year = "2015",
month = oct,
day = "7",
doi = "10.1523/JNEUROSCI.1703-15.2015",
language = "English",
volume = "35",
pages = "13720--13727",
journal = "The Journal of Neuroscience",
issn = "0270-6474",
publisher = "Society for Neuroscience",
number = "40",

}

RIS

TY - JOUR

T1 - Encoding of vicarious reward prediction in anterior cingulate cortex and relationship with trait empathy

AU - Lockwood, P.L.

AU - Apps, M.A.J.

AU - Roiser, J.P.

AU - Viding, E.

PY - 2015/10/7

Y1 - 2015/10/7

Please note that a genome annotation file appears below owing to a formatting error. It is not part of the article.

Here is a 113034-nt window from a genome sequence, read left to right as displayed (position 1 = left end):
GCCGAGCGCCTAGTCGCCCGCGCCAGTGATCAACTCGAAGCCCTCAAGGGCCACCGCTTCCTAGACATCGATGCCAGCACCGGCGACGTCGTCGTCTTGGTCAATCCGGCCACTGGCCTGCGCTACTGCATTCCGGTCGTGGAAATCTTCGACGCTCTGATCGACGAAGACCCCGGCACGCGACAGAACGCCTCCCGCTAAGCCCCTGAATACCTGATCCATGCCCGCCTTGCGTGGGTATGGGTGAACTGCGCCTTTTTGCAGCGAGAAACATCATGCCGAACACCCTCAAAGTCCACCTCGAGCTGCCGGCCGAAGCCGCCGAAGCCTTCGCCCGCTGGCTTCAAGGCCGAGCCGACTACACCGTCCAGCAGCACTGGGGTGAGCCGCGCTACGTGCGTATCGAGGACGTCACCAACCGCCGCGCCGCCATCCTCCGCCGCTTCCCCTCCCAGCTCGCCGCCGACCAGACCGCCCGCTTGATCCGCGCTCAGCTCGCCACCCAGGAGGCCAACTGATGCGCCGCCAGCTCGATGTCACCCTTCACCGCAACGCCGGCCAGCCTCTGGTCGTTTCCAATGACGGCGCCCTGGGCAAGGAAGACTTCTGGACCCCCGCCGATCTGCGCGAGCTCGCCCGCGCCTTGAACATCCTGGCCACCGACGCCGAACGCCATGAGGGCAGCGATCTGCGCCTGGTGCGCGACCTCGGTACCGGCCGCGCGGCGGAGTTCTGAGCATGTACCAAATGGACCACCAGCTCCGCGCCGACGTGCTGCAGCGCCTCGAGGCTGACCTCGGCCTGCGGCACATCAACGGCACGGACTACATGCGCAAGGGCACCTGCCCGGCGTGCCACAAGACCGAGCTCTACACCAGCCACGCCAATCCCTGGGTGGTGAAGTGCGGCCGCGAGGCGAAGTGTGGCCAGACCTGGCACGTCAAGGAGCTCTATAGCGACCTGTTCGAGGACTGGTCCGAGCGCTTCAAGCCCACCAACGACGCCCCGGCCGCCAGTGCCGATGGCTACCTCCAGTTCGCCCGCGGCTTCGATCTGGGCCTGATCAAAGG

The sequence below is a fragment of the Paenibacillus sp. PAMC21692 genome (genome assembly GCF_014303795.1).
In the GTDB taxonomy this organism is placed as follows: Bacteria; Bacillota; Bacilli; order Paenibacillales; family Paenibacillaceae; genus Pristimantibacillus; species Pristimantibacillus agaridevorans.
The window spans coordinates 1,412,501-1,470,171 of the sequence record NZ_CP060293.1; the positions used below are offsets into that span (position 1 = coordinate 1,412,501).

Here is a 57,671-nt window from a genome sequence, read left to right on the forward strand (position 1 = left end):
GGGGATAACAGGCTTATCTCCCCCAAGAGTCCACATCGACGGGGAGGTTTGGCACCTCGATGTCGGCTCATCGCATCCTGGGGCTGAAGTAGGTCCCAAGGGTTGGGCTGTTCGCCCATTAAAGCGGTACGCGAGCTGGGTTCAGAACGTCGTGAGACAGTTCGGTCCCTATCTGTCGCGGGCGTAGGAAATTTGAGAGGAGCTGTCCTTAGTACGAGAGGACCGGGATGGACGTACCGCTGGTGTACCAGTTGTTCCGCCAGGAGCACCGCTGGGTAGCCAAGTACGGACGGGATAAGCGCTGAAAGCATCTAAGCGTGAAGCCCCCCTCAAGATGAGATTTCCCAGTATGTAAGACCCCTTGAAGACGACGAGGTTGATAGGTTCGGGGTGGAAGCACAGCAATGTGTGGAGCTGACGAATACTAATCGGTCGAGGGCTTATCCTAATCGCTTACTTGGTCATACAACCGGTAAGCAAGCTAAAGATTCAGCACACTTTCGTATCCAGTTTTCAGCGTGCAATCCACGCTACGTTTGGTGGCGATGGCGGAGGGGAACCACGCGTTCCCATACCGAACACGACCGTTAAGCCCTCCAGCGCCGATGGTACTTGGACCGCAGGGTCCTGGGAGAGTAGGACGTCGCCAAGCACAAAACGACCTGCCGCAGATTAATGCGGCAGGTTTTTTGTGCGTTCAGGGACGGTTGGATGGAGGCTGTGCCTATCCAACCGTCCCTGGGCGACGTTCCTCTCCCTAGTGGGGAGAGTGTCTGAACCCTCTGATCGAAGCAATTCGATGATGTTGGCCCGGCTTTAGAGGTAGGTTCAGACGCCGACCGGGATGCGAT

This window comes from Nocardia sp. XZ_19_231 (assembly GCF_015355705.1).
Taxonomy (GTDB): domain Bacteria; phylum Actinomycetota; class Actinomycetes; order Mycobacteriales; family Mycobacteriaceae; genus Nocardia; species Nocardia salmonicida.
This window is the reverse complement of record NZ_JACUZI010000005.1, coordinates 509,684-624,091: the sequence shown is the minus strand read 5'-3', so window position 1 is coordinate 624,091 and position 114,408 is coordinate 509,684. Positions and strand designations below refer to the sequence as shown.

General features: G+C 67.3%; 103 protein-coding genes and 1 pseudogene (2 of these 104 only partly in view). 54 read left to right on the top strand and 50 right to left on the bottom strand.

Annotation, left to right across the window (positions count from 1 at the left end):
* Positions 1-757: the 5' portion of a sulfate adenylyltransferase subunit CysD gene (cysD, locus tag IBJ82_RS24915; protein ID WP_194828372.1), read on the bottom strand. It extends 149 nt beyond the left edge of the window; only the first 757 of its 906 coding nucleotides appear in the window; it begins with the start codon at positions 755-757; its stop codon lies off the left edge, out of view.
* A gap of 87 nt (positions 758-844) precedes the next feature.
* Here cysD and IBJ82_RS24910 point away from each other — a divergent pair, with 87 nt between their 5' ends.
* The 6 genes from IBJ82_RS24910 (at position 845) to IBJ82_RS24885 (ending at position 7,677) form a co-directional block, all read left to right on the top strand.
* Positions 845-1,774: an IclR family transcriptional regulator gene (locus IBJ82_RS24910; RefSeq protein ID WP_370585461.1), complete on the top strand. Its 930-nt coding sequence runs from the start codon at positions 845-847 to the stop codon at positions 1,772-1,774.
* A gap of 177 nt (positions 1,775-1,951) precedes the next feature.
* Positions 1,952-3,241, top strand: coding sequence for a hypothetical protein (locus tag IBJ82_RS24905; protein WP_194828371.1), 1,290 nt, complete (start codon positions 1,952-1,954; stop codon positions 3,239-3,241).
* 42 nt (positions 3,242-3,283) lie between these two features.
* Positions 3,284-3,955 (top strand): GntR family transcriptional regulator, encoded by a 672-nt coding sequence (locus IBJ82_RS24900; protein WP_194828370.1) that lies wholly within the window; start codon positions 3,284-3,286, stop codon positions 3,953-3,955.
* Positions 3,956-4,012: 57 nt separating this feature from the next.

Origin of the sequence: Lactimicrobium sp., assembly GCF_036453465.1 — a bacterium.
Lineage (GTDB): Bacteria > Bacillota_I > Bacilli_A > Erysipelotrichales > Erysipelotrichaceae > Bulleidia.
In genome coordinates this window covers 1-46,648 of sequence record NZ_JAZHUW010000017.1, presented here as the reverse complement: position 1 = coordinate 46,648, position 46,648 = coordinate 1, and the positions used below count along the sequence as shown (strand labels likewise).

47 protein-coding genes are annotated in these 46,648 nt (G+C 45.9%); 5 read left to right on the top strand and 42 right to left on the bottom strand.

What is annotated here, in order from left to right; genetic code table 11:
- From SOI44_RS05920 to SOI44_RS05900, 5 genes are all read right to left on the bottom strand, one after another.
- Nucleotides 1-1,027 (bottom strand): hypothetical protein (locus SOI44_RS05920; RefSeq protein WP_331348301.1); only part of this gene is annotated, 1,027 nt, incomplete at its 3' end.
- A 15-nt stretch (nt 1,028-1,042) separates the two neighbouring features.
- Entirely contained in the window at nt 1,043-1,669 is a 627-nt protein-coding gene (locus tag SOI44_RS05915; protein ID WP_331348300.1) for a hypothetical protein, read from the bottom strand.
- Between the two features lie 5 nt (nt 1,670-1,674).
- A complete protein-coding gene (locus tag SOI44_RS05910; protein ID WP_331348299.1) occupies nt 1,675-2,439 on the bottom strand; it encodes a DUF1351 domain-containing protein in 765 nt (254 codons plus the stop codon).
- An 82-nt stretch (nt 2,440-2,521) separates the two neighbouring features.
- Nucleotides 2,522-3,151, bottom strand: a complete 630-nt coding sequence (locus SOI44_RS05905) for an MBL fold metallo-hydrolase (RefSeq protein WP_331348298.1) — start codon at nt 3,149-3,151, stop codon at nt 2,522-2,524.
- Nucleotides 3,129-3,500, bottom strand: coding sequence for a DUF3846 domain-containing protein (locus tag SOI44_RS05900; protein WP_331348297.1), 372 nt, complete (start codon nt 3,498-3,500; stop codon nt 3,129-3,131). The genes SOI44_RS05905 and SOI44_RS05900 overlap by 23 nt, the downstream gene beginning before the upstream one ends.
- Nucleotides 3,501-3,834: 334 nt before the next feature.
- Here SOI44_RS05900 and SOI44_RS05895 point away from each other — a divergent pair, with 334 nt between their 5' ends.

N2 - Empathy—the capacity to understand and resonate with the experiences of others—can depend on the ability to predict when others are likely to receive rewards. However, although a plethora of research has examined the neural basis of predictions about the likelihood of receiving rewards ourselves, very little is known about the mechanisms that underpin variability in vicarious reward prediction. Human neuroimaging and nonhuman primate studies suggest that a subregion of the anterior cingulate cortex in the gyrus (ACCg) is engaged when others receive rewards. Does the ACCg show specialization for processing predictions about others' rewards and not one's own and does this specialization vary with empathic abilities? We examined hemodynamic responses in the human brain time-locked to cues that were predictive of a high or low probability of a reward either for the subject themselves or another person. We found that the ACCg robustly signaled the likelihood of a reward being delivered to another. In addition, ACCg response significantly covaried with trait emotion contagion, a necessary foundation for empathizing with other individuals. In individuals high in emotion contagion, the ACCg was specialized for processing others' rewards exclusively, but for those low in emotion contagion, this region also responded to information about the subject's own rewards. Our results are the first to show that the ACCg signals probabilistic predictions about rewards for other people and that the substantial individual variability in the degree to which the ACCg is specialized for processing others' rewards is related to trait empathy.SIGNIFICANCE STATEMENT Successfully cooperating, competing, or empathizing with others can depend on our ability to predict when others are going to get something rewarding. Although many studies have examined how the brain processes rewards we will get ourselves, very little is known about vicarious reward processing. Here, we show that a subregion of the anterior cingulate cortex in the gyrus (ACCg) shows a degree of specialization for processing others' versus one's own rewards. However, the degree to which the ACCg is specialized varies with people's ability to empathize with others. This new insight into how vicarious rewards are processed in the brain and vary with empathy may be key for understanding disorders of social behavior, including psychopathy and autism.